R*pe Culture at Schools
Recently, many strong girls from my old school have stepped forward with their experiences of sexual harassment and assault within the school community. The important conversations that stemmed from the brave survivors sharing their stories opened my eyes to the toxicity and rape-culture that is embedded in many school communities. Rape culture is defined by Vox as ‘a culture in which sexual violence is treated as the norm and victims are blamed for their own assaults.’ This regards more than the sexual assaults themselves- it is about the institutions and cultural norms that protect rapists, shame survivors and allow harassment to occur every day.
Girls at schools are hypersexualised and objectified. Dress codes are quite literally made around boys. The phrase ‘boys will be boys’ is thrown around as an excuse to police our bodies. In my five years at that school, I never saw a boy get dress-coded. Girls, however, would get dress-coded all the time, often for wearing something that would be acceptable on boys (like a tank top). Sometimes we would be told, ‘I can see your bra strap.’ What do you want us to do? What is so ‘provocative’ about a bra strap? Do we need to hide a strap of clothing from you? Girls can’t show their shoulders, because it will ‘distract’ boys. What is so distracting about our skin? At the all-girls school I currently attend, girls with ‘short’ skirts are told they are making the male members of staff ‘uncomfortable’. Why are adults looking at our bodies that way? Men should be able to control themselves and stop looking at us as purely sexual beings. This makes boys feel entitled to our bodies, and girls feel like our bodies are not our own. Stop telling girls what they can and cannot wear. Our bodies are not for you.
Growing up, if a boy is mean to a girl, he must ‘have a crush on her’. I remember in primary school these two boys would always follow my friend and me around and pull our hair. When we complained to our teachers, we were told they just had a crush on my friend and didn’t know how to express their feelings appropriately. Stop teaching girls that boys are mean to them because they like them. By saying things like ‘girls mature faster’, you are dismissing and allowing any bad behaviour from boys. Start teaching boys if they wish to communicate their affection for someone they should do so in a respectful, consensual and peaceful manner.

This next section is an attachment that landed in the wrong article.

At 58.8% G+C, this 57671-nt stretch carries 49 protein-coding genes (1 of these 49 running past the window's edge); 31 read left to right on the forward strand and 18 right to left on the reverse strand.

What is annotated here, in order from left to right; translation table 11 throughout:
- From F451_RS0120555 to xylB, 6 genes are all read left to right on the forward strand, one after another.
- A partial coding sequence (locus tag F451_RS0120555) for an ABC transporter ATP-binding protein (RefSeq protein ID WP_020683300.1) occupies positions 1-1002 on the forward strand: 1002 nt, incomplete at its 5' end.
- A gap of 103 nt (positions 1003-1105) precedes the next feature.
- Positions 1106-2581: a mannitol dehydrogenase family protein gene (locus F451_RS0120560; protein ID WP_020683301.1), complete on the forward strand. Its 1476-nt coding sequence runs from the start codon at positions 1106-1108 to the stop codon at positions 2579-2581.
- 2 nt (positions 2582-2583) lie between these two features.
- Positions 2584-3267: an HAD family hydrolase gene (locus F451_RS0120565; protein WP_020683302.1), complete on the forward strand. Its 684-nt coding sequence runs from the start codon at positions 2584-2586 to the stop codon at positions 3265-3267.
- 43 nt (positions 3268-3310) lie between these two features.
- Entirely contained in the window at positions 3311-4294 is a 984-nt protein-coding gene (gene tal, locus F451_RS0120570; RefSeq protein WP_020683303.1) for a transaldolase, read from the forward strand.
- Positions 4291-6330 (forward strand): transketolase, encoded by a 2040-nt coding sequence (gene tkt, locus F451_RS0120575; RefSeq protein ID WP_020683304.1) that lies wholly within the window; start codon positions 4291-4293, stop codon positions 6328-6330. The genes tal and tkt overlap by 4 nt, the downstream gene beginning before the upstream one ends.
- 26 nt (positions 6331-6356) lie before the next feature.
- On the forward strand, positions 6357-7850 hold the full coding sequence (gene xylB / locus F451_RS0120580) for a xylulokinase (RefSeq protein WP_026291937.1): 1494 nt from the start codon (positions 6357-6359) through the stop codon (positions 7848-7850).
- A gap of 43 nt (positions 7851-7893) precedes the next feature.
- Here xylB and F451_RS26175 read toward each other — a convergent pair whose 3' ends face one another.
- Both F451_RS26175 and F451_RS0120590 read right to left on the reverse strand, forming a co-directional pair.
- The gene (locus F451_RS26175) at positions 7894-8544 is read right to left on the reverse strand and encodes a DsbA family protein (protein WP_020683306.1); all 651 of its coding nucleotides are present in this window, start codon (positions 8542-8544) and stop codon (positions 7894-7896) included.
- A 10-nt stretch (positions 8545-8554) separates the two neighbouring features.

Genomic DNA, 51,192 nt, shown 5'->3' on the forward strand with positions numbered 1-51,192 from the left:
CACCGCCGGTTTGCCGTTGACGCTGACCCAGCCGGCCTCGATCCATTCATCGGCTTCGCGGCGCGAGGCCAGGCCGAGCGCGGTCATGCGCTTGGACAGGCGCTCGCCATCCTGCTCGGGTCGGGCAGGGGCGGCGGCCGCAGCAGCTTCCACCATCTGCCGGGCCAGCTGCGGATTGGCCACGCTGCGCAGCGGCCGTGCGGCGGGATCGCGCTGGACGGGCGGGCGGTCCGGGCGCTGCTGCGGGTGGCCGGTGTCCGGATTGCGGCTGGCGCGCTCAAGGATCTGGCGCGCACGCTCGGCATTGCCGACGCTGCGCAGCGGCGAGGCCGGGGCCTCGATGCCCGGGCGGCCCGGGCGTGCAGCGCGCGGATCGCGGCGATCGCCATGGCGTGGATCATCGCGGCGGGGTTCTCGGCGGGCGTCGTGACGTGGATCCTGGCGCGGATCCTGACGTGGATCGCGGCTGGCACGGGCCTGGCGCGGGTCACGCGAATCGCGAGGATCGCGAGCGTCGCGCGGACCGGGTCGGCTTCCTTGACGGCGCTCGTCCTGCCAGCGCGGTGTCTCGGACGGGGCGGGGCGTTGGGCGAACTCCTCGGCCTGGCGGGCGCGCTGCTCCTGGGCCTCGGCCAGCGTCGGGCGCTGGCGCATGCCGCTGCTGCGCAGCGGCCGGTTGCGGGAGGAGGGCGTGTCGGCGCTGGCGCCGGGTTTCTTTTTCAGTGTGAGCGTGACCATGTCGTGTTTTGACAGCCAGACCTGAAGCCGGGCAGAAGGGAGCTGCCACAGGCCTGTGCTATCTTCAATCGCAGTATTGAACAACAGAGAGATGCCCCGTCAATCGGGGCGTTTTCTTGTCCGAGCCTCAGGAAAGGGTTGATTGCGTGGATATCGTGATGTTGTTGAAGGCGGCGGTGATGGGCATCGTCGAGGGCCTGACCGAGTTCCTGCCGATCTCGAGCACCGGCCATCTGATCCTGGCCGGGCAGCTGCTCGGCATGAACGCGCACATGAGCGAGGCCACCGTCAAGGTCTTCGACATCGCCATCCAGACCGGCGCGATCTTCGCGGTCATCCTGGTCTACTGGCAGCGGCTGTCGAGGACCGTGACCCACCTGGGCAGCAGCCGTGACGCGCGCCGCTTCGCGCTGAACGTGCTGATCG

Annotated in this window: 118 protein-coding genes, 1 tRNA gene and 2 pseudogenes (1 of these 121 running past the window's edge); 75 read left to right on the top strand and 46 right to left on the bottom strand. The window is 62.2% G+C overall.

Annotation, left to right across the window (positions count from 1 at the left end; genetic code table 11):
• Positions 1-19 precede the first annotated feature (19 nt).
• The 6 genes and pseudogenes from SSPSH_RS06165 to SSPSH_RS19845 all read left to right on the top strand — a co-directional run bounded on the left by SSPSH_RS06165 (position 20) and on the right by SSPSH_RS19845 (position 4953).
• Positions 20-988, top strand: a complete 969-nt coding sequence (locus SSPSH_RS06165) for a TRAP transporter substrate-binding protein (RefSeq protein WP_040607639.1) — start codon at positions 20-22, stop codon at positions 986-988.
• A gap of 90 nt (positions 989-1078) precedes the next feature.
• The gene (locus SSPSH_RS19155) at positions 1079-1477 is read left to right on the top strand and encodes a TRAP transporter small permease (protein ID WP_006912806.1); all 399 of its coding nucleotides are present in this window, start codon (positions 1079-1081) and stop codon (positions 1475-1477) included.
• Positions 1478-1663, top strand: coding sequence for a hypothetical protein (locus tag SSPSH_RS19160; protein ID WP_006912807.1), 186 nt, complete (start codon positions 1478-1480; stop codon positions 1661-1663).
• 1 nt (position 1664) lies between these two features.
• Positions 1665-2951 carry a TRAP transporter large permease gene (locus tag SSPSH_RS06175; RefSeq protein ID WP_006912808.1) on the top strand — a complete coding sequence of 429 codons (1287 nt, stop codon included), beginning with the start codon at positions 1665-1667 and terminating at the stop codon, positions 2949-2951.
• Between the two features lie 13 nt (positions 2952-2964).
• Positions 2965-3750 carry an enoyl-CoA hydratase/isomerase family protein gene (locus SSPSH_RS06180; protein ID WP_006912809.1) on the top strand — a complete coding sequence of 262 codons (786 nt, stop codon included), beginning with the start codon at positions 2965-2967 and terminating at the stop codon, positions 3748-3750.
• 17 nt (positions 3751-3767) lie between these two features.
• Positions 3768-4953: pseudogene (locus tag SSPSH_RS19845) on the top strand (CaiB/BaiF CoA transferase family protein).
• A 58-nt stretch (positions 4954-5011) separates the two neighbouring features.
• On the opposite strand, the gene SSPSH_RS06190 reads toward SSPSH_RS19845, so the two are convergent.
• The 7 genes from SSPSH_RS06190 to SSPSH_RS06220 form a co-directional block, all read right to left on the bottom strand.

Students at many schools allocate a girl to be the ‘school slut’. Many girls who came forward with their stories explained how after they had been harassed, many friends turned on them, labelling them as a slut. This can be devastating to the mental health of survivors. Generally, girls who are more experienced are slut-shamed. This is hugely problematic. We should not be policing girls’ sexuality and shaming them for something that is meant to be enjoyable.
Additionally, when many survivors come forward with their stories, they are immediately asked: ‘Were you drunk?’ ‘What were you wearing?’ ‘Why didn’t you come forward sooner?’ These sorts of questions feed into rape culture. Survivors are not to blame; no matter what they were wearing, if they were under the influence, or what time of day it was. Every single girl who came forward described how many people remained friends with their assaulters. Tonnes of people knew the guy they were friends with was a sexual assaulter but decided to look past it. The assaulter's life continued as usual after they completely changed the life of the survivors’. This makes me sick. When male survivors come forward, they are often told they should have ‘enjoyed it’ and don’t receive the support and justice they deserve. Many male survivors also may not come forward, as, from a very young age, boys are told to suppress their emotions. We need to change this.
So what can we do to ensure we are not contributing to rape culture? Stop victim-blaming. The only person responsible for rape is the rapist. Be there for survivors and believe them. False accusations are disgusting, but over the past 20 years, only 2–10% of reported rape allegations are false. Stop believing that all accusations fall into this category! Push schools to change dress codes. Stop policing girls’ bodies and sexuality. Hold assaulters accountable. Organisations like Hollaback are sharing information on what rape culture is. By recognising what rape culture is, we can start to tear it down.